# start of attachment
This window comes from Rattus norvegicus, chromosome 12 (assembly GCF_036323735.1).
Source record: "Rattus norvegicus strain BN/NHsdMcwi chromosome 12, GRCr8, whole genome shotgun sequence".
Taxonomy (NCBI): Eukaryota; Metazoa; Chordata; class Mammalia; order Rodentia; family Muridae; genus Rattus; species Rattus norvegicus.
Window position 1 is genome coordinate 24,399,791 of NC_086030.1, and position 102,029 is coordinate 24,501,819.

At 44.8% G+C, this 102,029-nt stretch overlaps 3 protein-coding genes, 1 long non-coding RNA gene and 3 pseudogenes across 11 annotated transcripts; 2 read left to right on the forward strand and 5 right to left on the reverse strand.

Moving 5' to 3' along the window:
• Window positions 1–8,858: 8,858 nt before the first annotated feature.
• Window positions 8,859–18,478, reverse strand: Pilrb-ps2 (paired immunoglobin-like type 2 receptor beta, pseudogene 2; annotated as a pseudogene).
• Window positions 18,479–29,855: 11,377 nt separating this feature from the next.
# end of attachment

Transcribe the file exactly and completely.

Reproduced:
This window comes from Rattus norvegicus, chromosome 12 (assembly GCF_036323735.1).
Source record: "Rattus norvegicus strain BN/NHsdMcwi chromosome 12, GRCr8, whole genome shotgun sequence".
Taxonomy (NCBI): Eukaryota; Metazoa; Chordata; class Mammalia; order Rodentia; family Muridae; genus Rattus; species Rattus norvegicus.
Window position 1 is genome coordinate 24,399,791 of NC_086030.1, and position 102,029 is coordinate 24,501,819.

At 44.8% G+C, this 102,029-nt stretch overlaps 3 protein-coding genes, 1 long non-coding RNA gene and 3 pseudogenes across 11 annotated transcripts; 2 read left to right on the forward strand and 5 right to left on the reverse strand.

Moving 5' to 3' along the window:
• Window positions 1–8,858: 8,858 nt before the first annotated feature.
• Window positions 8,859–18,478, reverse strand: Pilrb-ps2 (paired immunoglobin-like type 2 receptor beta, pseudogene 2; annotated as a pseudogene).
• Window positions 18,479–29,855: 11,377 nt separating this feature from the next.